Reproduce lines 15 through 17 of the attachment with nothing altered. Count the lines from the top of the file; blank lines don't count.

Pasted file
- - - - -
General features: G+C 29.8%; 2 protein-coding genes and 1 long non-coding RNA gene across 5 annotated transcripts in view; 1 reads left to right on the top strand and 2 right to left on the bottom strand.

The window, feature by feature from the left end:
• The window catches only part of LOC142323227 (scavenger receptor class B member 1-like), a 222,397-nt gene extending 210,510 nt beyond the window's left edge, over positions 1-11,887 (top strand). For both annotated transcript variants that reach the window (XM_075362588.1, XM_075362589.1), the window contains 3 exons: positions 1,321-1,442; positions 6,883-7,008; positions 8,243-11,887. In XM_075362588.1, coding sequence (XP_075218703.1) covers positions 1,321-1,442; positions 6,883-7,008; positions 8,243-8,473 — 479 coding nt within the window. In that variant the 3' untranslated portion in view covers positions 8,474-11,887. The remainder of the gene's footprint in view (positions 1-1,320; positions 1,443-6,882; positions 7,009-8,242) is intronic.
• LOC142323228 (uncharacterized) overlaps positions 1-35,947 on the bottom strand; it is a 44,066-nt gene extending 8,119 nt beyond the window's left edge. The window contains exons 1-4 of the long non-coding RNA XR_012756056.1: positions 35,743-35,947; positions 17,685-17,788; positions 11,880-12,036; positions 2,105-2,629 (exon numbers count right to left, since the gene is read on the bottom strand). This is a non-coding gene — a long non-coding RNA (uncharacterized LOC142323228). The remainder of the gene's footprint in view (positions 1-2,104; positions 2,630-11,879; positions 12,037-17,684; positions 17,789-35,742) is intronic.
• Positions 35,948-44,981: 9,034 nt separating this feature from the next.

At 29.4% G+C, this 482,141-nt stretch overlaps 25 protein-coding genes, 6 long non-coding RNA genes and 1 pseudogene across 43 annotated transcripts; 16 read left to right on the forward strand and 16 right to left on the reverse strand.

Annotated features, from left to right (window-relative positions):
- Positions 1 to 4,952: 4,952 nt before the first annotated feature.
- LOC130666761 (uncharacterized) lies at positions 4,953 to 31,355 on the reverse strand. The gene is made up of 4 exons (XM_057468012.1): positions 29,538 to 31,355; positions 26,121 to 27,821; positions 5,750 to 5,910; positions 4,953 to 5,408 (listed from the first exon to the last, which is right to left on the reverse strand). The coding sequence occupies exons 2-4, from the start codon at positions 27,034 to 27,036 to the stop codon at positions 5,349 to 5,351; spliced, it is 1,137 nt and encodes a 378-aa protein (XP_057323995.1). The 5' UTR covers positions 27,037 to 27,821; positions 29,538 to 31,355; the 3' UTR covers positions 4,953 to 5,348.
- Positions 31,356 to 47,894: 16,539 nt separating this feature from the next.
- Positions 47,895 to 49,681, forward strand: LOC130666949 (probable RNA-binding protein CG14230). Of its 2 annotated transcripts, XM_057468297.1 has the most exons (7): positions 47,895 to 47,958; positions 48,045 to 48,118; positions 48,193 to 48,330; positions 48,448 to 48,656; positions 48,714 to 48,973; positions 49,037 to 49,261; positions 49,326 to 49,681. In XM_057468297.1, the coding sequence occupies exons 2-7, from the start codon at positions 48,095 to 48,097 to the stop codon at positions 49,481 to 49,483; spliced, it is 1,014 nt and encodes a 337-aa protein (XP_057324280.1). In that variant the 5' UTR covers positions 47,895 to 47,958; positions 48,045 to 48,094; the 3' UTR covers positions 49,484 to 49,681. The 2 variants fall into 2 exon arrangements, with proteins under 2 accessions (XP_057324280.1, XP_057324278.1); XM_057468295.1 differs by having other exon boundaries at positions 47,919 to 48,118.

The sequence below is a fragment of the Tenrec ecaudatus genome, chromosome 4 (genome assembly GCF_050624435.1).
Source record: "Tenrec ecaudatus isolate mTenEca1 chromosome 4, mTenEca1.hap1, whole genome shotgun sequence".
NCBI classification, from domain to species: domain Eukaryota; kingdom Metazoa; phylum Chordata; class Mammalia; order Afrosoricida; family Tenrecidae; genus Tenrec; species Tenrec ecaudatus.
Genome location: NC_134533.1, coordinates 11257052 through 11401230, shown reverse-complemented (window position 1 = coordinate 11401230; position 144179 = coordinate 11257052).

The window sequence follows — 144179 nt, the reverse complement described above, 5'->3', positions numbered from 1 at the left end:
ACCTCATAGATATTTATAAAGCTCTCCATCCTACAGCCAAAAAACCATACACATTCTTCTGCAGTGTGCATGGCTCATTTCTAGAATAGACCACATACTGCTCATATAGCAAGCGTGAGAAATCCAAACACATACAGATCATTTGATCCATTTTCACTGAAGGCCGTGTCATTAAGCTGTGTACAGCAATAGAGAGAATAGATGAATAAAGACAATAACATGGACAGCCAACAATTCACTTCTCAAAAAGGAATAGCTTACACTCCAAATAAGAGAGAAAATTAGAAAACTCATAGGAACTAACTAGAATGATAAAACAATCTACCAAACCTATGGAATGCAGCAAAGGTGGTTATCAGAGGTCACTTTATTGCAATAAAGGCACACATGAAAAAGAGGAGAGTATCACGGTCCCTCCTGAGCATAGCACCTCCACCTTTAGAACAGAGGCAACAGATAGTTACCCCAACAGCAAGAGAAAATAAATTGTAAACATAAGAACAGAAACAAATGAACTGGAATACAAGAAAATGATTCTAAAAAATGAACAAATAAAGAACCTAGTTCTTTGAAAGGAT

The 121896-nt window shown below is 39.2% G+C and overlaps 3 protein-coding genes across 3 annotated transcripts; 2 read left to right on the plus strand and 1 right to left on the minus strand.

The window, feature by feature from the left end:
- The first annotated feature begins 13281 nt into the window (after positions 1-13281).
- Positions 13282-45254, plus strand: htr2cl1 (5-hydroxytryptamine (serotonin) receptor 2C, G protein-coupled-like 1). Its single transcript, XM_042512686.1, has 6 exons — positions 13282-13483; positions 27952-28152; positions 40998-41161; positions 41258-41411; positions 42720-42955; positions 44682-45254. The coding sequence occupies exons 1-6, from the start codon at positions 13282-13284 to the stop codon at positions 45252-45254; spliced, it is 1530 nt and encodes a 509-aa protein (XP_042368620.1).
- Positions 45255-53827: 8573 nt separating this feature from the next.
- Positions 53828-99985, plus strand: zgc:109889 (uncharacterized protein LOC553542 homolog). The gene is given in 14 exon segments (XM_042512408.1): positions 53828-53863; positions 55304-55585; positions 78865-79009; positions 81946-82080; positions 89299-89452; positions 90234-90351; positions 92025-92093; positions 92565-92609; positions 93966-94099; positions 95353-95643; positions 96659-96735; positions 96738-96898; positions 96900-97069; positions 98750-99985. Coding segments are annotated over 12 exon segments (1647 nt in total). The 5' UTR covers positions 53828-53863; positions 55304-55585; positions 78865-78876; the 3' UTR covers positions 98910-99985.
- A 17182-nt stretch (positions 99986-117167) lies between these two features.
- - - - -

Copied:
Genome location: NC_134533.1, coordinates 11257052 through 11401230, shown reverse-complemented (window position 1 = coordinate 11401230; position 144179 = coordinate 11257052).

The window sequence follows — 144179 nt, the reverse complement described above, 5'->3', positions numbered from 1 at the left end:
ACCTCATAGATATTTATAAAGCTCTCCATCCTACAGCCAAAAAACCATACACATTCTTCTGCAGTGTGCATGGCTCATTTCTAGAATAGACCACATACTGCTCATATAGCAAGCGTGAGAAATCCAAACACATACAGATCATTTGATCCATTTTCACTGAAGGCCGTGTCATTAAGCTGTGTACAGCAATAGAGAGAATAGATGAATAAAGACAATAACATGGACAGCCAACAATTCACTTCTCAAAAAGGAATAGCTTACACTCCAAATAAGAGAGAAAATTAGAAAACTCATAGGAACTAACTAGAATGATAAAACAATCTACCAAACCTATGGAATGCAGCAAAGGTGGTTATCAGAGGTCACTTTATTGCAATAAAGGCACACATGAAAAAGAGGAGAGTATCACGGTCCCTCCTGAGCATAGCACCTCCACCTTTAGAACAGAGGCAACAGATAGTTACCCCAACAGCAAGAGAAAATAAATTGTAAACATAAGAACAGAAACAAATGAACTGGAATACAAGAAAATGATTCTAAAAAATGAACAAATAAAGAACCTAGTTCTTTGAAAGGAT